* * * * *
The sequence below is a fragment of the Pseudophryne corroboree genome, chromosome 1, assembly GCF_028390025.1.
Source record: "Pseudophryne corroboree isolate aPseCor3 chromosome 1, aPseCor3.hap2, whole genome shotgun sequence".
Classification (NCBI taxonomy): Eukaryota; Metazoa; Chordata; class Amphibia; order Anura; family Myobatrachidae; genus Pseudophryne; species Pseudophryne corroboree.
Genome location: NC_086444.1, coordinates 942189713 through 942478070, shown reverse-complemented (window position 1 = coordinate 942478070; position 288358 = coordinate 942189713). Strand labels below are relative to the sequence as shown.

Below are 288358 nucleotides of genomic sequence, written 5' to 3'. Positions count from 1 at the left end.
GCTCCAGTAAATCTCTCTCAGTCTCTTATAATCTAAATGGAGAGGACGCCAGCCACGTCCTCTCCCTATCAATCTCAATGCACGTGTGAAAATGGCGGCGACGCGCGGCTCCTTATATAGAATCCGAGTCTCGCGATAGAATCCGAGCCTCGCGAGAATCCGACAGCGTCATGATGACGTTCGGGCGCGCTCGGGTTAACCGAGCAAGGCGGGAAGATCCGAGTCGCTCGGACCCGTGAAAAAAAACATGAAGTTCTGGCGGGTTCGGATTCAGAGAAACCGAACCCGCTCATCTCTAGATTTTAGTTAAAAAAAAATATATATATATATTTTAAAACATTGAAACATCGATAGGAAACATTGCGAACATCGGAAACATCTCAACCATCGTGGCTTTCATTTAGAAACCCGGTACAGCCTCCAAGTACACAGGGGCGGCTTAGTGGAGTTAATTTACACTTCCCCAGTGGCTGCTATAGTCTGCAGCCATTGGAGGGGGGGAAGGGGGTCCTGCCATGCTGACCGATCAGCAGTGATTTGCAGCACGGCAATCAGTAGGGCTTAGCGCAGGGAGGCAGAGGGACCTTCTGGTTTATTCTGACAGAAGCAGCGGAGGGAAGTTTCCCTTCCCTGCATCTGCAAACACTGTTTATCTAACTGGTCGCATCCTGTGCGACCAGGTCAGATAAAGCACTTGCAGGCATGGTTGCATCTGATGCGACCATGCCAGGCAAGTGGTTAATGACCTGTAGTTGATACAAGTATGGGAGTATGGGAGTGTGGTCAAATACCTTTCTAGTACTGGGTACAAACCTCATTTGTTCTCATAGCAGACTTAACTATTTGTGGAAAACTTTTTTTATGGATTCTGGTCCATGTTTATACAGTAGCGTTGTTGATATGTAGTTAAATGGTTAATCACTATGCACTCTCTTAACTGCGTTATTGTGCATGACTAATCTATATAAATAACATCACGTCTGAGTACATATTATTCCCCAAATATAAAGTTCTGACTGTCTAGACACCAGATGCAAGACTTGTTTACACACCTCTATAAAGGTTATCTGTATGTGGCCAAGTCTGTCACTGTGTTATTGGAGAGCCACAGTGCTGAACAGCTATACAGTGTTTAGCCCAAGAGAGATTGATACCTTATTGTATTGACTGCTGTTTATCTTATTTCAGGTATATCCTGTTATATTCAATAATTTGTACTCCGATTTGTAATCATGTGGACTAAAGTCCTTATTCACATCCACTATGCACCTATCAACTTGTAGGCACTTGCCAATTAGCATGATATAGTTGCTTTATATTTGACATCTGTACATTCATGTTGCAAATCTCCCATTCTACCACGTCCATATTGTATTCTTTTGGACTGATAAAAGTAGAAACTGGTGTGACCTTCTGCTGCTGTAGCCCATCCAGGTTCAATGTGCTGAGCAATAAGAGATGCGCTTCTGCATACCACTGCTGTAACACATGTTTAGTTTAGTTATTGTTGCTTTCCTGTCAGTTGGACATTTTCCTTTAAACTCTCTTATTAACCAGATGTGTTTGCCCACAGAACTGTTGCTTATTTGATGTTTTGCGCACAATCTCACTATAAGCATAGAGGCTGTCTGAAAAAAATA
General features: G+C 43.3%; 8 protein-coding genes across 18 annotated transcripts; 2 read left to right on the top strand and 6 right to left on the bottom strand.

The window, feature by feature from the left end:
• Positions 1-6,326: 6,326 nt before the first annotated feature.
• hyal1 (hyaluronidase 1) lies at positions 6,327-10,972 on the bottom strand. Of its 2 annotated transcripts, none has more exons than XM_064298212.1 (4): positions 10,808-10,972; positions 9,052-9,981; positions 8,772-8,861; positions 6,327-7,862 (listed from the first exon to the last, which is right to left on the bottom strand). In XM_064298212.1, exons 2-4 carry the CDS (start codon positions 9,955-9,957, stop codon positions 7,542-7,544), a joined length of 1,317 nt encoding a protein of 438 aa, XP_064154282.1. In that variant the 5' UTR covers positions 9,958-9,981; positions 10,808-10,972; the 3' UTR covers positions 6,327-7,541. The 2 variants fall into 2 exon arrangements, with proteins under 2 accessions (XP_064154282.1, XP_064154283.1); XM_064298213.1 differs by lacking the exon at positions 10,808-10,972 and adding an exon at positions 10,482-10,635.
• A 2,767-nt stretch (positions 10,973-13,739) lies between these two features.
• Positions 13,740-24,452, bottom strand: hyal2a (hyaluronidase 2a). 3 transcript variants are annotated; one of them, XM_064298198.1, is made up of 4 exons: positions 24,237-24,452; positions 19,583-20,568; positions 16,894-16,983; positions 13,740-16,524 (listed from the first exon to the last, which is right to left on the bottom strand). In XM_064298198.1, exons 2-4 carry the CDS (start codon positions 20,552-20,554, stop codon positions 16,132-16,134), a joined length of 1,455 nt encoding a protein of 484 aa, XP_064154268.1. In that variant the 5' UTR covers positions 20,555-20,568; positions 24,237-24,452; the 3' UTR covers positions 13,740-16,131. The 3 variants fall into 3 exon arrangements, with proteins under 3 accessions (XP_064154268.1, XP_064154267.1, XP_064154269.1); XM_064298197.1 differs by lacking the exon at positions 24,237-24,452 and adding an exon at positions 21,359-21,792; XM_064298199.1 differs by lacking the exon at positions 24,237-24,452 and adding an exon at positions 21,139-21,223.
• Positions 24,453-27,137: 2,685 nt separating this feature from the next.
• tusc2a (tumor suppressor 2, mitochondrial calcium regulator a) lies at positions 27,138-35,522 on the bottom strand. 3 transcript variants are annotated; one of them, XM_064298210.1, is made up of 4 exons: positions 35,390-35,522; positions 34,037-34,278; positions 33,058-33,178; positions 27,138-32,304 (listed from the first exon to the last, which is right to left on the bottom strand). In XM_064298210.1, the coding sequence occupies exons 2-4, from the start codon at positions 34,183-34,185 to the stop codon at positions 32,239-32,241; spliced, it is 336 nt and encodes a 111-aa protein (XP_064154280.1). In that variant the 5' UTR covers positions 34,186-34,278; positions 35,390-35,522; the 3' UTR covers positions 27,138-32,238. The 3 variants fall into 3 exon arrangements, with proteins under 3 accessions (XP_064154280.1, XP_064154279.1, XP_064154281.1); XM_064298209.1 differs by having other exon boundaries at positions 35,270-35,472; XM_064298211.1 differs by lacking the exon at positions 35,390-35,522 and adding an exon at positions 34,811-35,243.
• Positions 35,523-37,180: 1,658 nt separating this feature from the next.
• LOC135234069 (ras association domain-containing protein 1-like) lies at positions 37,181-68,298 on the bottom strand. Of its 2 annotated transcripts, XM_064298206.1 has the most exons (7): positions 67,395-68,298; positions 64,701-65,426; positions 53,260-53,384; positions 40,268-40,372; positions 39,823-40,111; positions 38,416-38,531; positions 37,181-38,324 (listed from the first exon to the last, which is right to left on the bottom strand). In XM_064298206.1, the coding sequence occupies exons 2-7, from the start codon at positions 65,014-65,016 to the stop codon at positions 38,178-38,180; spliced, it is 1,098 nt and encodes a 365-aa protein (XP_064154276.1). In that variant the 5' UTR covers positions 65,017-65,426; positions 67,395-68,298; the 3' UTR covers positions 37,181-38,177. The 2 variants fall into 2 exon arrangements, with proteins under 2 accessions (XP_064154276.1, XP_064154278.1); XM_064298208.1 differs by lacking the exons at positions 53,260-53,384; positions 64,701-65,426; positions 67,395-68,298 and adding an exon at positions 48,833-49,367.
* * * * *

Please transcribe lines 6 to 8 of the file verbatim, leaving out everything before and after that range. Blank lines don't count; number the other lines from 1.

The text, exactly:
GCTCCAGTAAATCTCTCTCAGTCTCTTATAATCTAAATGGAGAGGACGCCAGCCACGTCCTCTCCCTATCAATCTCAATGCACGTGTGAAAATGGCGGCGACGCGCGGCTCCTTATATAGAATCCGAGTCTCGCGATAGAATCCGAGCCTCGCGAGAATCCGACAGCGTCATGATGACGTTCGGGCGCGCTCGGGTTAACCGAGCAAGGCGGGAAGATCCGAGTCGCTCGGACCCGTGAAAAAAAACATGAAGTTCTGGCGGGTTCGGATTCAGAGAAACCGAACCCGCTCATCTCTAGATTTTAGTTAAAAAAAAATATATATATATATTTTAAAACATTGAAACATCGATAGGAAACATTGCGAACATCGGAAACATCTCAACCATCGTGGCTTTCATTTAGAAACCCGGTACAGCCTCCAAGTACACAGGGGCGGCTTAGTGGAGTTAATTTACACTTCCCCAGTGGCTGCTATAGTCTGCAGCCATTGGAGGGGGGGAAGGGGGTCCTGCCATGCTGACCGATCAGCAGTGATTTGCAGCACGGCAATCAGTAGGGCTTAGCGCAGGGAGGCAGAGGGACCTTCTGGTTTATTCTGACAGAAGCAGCGGAGGGAAGTTTCCCTTCCCTGCATCTGCAAACACTGTTTATCTAACTGGTCGCATCCTGTGCGACCAGGTCAGATAAAGCACTTGCAGGCATGGTTGCATCTGATGCGACCATGCCAGGCAAGTGGTTAATGACCTGTAGTTGATACAAGTATGGGAGTATGGGAGTGTGGTCAAATACCTTTCTAGTACTGGGTACAAACCTCATTTGTTCTCATAGCAGACTTAACTATTTGTGGAAAACTTTTTTTATGGATTCTGGTCCATGTTTATACAGTAGCGTTGTTGATATGTAGTTAAATGGTTAATCACTATGCACTCTCTTAACTGCGTTATTGTGCATGACTAATCTATATAAATAACATCACGTCTGAGTACATATTATTCCCCAAATATAAAGTTCTGACTGTCTAGACACCAGATGCAAGACTTGTTTACACACCTCTATAAAGGTTATCTGTATGTGGCCAAGTCTGTCACTGTGTTATTGGAGAGCCACAGTGCTGAACAGCTATACAGTGTTTAGCCCAAGAGAGATTGATACCTTATTGTATTGACTGCTGTTTATCTTATTTCAGGTATATCCTGTTATATTCAATAATTTGTACTCCGATTTGTAATCATGTGGACTAAAGTCCTTATTCACATCCACTATGCACCTATCAACTTGTAGGCACTTGCCAATTAGCATGATATAGTTGCTTTATATTTGACATCTGTACATTCATGTTGCAAATCTCCCATTCTACCACGTCCATATTGTATTCTTTTGGACTGATAAAAGTAGAAACTGGTGTGACCTTCTGCTGCTGTAGCCCATCCAGGTTCAATGTGCTGAGCAATAAGAGATGCGCTTCTGCATACCACTGCTGTAACACATGTTTAGTTTAGTTATTGTTGCTTTCCTGTCAGTTGGACATTTTCCTTTAAACTCTCTTATTAACCAGATGTGTTTGCCCACAGAACTGTTGCTTATTTGATGTTTTGCGCACAATCTCACTATAAGCATAGAGGCTGTCTGAAAAAAATA
General features: G+C 43.3%; 8 protein-coding genes across 18 annotated transcripts; 2 read left to right on the top strand and 6 right to left on the bottom strand.

The window, feature by feature from the left end: